10. A solid 5-star must-read, Narcisa is unique, thought provoking and drips withseedy realism on every page. I am a Jonathan Shaw fan for life!Narcisa: Our Lady Of Ashes is a gripping page turner of the highest magnitude.Master storyteller, Jonathan Shaw takes us on a deliciously disturbing free fall into the very bowels of Hell, weaving a terrifying tapestry of black souls & broken minds, vice and unbridled destruction.Narcisa makes Dante's Inferno look tame by comparison. I recommend this boo [...]

    11. This is the journal of a trip over the edge that somehow still manages to keep a tiny glimmer of hope alive inside the wreckage it depicts. All the frontal lobe examinations in the world delineated into this raucously depraved journey to the center of love. It shows its scars and it may charge you a scar for the ride, but the stories you get to tell if you make it back, they will be really something to behold.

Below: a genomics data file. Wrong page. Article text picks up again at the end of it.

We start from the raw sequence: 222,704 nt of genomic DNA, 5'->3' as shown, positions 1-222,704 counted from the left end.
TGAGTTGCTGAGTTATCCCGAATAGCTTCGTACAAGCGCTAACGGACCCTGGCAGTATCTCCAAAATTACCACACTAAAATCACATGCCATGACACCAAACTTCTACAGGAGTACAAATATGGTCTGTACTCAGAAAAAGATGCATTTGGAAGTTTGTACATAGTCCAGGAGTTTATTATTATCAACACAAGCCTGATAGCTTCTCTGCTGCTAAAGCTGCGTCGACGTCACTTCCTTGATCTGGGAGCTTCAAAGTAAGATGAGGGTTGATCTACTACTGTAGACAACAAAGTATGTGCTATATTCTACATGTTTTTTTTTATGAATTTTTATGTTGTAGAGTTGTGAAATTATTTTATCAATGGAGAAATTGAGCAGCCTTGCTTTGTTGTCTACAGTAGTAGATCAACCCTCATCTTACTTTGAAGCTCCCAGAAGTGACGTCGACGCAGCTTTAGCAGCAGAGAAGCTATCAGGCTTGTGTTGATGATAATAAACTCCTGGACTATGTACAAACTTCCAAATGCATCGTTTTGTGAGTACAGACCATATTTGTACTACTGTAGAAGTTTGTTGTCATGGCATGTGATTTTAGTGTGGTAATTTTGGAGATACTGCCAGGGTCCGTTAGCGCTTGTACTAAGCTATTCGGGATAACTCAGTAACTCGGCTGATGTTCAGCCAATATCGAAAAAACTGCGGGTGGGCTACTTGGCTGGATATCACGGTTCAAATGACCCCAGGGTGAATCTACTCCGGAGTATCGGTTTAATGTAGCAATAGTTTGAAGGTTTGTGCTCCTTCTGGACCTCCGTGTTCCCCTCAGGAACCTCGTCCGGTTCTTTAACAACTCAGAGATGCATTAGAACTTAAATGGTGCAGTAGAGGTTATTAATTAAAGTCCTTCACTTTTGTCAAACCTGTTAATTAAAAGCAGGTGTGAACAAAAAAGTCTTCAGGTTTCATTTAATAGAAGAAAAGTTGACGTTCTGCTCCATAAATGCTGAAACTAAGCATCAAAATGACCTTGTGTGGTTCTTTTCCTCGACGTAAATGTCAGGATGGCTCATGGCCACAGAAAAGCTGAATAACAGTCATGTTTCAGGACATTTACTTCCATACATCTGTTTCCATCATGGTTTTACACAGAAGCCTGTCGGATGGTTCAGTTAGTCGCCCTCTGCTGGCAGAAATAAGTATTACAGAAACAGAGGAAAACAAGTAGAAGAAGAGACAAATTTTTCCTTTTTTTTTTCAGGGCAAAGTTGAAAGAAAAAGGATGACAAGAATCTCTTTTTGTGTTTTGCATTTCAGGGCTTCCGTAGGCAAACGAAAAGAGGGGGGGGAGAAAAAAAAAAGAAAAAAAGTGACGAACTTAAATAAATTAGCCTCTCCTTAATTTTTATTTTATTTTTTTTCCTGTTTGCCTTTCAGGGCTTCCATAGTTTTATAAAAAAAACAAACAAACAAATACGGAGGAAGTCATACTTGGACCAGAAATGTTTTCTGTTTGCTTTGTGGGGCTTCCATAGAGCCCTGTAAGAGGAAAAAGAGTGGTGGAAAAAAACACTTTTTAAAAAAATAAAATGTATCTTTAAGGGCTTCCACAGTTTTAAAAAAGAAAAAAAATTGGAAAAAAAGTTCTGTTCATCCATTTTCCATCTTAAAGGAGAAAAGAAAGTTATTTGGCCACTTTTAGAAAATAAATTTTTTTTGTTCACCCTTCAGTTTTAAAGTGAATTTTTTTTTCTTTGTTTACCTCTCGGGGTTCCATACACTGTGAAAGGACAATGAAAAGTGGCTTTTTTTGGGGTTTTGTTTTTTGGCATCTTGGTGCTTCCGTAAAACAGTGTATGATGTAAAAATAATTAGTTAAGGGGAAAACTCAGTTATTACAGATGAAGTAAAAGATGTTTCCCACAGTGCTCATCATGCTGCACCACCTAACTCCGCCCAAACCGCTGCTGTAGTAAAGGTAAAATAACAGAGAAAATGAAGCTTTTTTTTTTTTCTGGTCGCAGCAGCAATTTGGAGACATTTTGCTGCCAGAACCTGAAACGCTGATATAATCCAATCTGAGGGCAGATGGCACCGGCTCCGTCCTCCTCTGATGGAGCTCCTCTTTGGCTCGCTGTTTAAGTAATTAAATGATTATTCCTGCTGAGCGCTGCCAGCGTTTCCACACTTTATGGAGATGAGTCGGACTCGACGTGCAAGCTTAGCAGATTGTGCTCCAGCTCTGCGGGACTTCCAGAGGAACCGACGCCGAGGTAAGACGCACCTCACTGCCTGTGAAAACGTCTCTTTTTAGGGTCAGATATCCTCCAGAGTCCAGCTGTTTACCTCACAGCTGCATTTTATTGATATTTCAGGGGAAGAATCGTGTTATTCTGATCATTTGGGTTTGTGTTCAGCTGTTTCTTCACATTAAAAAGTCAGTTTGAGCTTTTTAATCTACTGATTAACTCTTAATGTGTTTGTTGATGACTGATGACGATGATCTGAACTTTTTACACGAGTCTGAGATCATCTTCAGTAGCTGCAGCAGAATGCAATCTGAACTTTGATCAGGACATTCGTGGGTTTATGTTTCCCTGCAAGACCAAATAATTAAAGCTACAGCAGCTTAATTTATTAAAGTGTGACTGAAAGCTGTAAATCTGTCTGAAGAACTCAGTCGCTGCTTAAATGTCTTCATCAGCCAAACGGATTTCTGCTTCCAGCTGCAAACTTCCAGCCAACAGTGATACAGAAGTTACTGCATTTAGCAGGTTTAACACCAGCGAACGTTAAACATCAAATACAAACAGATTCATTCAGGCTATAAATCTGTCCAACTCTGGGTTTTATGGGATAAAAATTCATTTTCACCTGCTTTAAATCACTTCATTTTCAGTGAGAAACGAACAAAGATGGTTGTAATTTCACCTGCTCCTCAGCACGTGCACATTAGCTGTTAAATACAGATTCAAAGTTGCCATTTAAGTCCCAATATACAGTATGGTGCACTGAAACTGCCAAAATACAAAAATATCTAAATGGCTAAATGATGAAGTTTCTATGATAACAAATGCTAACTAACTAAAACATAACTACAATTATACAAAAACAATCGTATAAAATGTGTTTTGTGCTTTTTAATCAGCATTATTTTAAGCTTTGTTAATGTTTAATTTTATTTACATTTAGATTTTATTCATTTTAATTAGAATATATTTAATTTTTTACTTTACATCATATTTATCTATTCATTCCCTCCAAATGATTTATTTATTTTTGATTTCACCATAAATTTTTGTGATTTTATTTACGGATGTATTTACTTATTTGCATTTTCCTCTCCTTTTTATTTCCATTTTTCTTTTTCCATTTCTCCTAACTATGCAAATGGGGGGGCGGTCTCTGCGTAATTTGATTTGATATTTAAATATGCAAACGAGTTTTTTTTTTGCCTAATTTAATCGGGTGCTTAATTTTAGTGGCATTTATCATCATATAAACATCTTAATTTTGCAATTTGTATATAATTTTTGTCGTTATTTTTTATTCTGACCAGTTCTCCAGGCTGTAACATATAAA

12. This book is in my top 20 books of all time.(I should try to compile such a list sometime, though I imagine it would be like trying to lick my own elbow.) This is the 2nd time I read this book. The first time i finished it was some eight or so years ago, and I already thought then that it was GOOD. Overwhelming so. I was taken in by Shaw's explosive, streaming, steaming SEWAGE of raw text, images and emotions. My one complaint was-- why so long? Why dissect for 300 odd pages what could have been [...]

    13. Wow, this book is one hell of a wild ride, pulling you into the adventures of two people with different addictions. Being addicted to drugs is bad enough, but being addicted to another person is a recipe for disaster. Mr. Shaw's style of writing really brings this book to life. It's an in-your-face narrative about drugs, inner demons, self destruction, obsession, salvation, and love. It invokes so many different emotions with every turn of the page, and I loved every moment of it. Well written, [...]